But hey! Drama’s good. So I can’t complain too much.

I just have to get over this.

And hopefully my poor readers will cry just as hard when they hit this scene. I’m not going to say what it was, but… I think you’ll know when you see it.

How are you doing? Have you ever had a character spring a whole new world of pain on you? How did you recover?

4 Tips to Make Sense of Writing Tips

Hey all! Before I get into today’s post, I just wanted to remind you guys of my new Before and After feature. It could be a way for you to get your hands on a really inexpensive custom design, so if you haven’t yet, go check out my announcement.

Okay! Time to get into the post. This is last week’s vlog that went live a bit too late, which is why it’s only being put on my blog today. As always, the script follows the video, but if you choose that, you’re missing an awesome Vader impersonation…

Show don’t tell. Never stop writing. Only write when you’re feeling inspired. Never start with a dream sequence. Never use a narrator. Never use prologues. Always plan ahead of writing. Never plan ahead. Edit as you write. NEVER edit as you write.

That’s only a small sample of the writing rules that one can get out there. And as you can see, a lot of it is contradictory. So what’s a writer to do?

In my sixteen or so years of writing stories, I’ve managed to develop a way to approach writing rules that makes it all… well… make a bit more sense. And since I’m awesome, I thought I’d share the tips with you.

Yes, I’m aware that this is a tip vlog about understanding tips, but there you go.

Let’s just get into it.

Tip #1: Before you even start researching writing, it’s a good idea to develop your own set of best practices first. 

The truth is that it’s a mad, senseless writing world out there. It seems like every writer has “advice” out there, and as someone who’s been around the block, a lot of advice out there is patently bad.

Terrible. Terrible advice.

And if you go into your research armed with your own personalized knowledge of what already works for you, you’re not going to be confused into the dark side all that easily. *Insert Vader Breath Here.*

Seriously though. If you know what works and someone’s acting like you’re doing it wrong, you know to roll your eyes and disregard at will.

Which brings me to my next tip.


Tip #2: If someone’s trying to convince you that theirs is the only, best way… they’re giving you bad advice. 

I don’t care what they’re saying. If they start off from the point of view that there is no other way to succeed at writing, you can’t trust the rest of what they’re saying. The guys that seem a bit hesitant, usually prefacing with a disclaimer of “I know other people do things differently and it works for them, but I find that…” usually are the ones that are worth listening to.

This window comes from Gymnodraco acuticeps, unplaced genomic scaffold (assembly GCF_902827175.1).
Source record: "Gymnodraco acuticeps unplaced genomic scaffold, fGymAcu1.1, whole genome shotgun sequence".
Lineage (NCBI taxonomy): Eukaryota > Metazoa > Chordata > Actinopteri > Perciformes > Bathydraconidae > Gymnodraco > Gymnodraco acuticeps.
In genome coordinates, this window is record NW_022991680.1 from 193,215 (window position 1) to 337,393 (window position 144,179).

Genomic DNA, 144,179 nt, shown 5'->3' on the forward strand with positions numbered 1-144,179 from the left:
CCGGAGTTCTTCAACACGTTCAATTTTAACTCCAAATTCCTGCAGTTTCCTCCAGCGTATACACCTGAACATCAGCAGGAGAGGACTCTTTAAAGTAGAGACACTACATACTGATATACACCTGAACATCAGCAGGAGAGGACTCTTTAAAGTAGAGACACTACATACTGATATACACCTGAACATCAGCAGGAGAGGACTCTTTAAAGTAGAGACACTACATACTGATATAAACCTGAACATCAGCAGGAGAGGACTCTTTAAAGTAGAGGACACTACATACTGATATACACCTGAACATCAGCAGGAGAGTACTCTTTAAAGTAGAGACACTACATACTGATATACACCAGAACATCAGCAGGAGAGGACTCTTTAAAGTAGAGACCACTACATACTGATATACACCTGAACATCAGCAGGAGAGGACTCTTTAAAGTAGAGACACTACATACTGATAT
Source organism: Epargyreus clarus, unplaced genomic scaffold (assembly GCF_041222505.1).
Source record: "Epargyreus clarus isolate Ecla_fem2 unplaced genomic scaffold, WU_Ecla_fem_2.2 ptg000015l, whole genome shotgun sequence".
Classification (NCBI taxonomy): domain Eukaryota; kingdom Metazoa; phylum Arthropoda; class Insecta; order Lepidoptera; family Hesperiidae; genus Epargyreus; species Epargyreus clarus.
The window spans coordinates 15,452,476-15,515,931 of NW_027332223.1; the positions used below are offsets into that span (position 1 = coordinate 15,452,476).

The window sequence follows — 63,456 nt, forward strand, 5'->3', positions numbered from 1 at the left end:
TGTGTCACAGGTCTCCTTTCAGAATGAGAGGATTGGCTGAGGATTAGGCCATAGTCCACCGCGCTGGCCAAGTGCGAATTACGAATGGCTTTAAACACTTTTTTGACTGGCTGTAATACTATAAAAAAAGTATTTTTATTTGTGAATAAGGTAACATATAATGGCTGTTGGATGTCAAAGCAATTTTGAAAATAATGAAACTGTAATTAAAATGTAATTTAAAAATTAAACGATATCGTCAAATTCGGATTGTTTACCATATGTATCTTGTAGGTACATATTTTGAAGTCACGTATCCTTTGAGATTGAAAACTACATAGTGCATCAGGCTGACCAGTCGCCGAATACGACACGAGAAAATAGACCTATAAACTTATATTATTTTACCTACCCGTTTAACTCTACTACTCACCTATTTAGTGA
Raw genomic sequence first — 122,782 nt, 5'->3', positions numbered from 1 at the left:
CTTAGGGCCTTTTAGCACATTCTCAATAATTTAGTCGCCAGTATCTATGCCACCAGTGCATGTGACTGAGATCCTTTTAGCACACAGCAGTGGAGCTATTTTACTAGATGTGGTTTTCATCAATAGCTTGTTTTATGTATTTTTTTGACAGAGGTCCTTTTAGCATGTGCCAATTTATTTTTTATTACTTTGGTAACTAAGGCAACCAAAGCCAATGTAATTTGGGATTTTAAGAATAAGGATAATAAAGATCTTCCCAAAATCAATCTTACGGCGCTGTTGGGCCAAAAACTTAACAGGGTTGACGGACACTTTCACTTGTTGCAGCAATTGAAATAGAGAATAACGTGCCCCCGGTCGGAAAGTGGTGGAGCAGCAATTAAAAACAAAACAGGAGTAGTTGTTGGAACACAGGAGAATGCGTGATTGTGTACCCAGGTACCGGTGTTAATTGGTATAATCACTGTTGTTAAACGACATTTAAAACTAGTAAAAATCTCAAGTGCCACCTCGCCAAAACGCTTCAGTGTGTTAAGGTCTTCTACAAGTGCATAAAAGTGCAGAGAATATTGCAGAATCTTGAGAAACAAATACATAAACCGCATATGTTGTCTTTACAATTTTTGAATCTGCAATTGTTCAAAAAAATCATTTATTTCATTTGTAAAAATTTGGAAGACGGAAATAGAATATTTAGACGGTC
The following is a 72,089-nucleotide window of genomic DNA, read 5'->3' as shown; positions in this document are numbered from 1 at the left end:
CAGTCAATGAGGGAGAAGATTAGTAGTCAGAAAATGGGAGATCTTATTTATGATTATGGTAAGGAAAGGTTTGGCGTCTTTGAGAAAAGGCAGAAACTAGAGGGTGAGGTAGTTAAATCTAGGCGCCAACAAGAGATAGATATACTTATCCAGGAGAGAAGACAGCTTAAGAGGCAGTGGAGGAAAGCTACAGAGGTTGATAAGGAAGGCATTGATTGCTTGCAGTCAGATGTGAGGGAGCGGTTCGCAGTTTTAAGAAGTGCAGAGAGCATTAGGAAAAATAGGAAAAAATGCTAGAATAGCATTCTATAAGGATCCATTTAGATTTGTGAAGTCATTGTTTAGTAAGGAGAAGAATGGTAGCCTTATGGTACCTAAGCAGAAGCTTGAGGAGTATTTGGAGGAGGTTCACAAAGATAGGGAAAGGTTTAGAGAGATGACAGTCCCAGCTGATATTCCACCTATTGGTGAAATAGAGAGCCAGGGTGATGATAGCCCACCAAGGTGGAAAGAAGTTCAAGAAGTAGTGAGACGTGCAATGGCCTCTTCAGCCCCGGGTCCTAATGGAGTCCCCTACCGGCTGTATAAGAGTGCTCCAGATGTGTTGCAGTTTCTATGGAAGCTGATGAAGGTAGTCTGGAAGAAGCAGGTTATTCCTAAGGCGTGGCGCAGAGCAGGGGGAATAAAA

In particular, and this is a sad thing, there are some big names out there that try to sell themselves and their writing by making themselves seem like these literary geniuses that have the soul true knowledge to writing success.

 
DON’T LISTEN TO THEM.

Another bonus rule of thumb: If someone sounds like they’re talking out their arse, they probably are.

Tip #3: Understand why something is considered to be a rule.

Despite everything, some writers have a real, legitimate desire to help others, but because they’re not that experienced yet, they don’t quite understand what they’re saying. So their response is to come across as being dead certain about absolutes.

Never use adverbs. 

Never start with dream sequences. 

Never open with prologues.

Always do this. 

Never do that. 

The problem with subscribing yourself to these absolutes is that you’re actually limiting your own writing. But at the same time, those “rules” are there for a reason. So if you know those reasons, you’ll also know when and how you can bend the rules.

And that neatly brings me to my final tip.

Tip #4: Treat writing rules not as the x number writing commandments, but rather as guidelines. 

As I said before, a lot of the “rules” out there are considered to be such for some really good reasons.

That does not mean you’re doomed to always follow them slavishly. You’re the writer. You’re literally the master of your own story.

And if you say that rule doesn’t apply to you, that rule doesn’t apply to you.

Just remember, though, that if veering off from the rules results in bad writing, your readers will kick your ass for it. So don’t be irresponsible either.



And that’s basically it for me. Next week, I’ll share my own list of off-the-beaten-path writing rules that you might find useful. In the comments, let everyone know, which writing rules do you often disregard?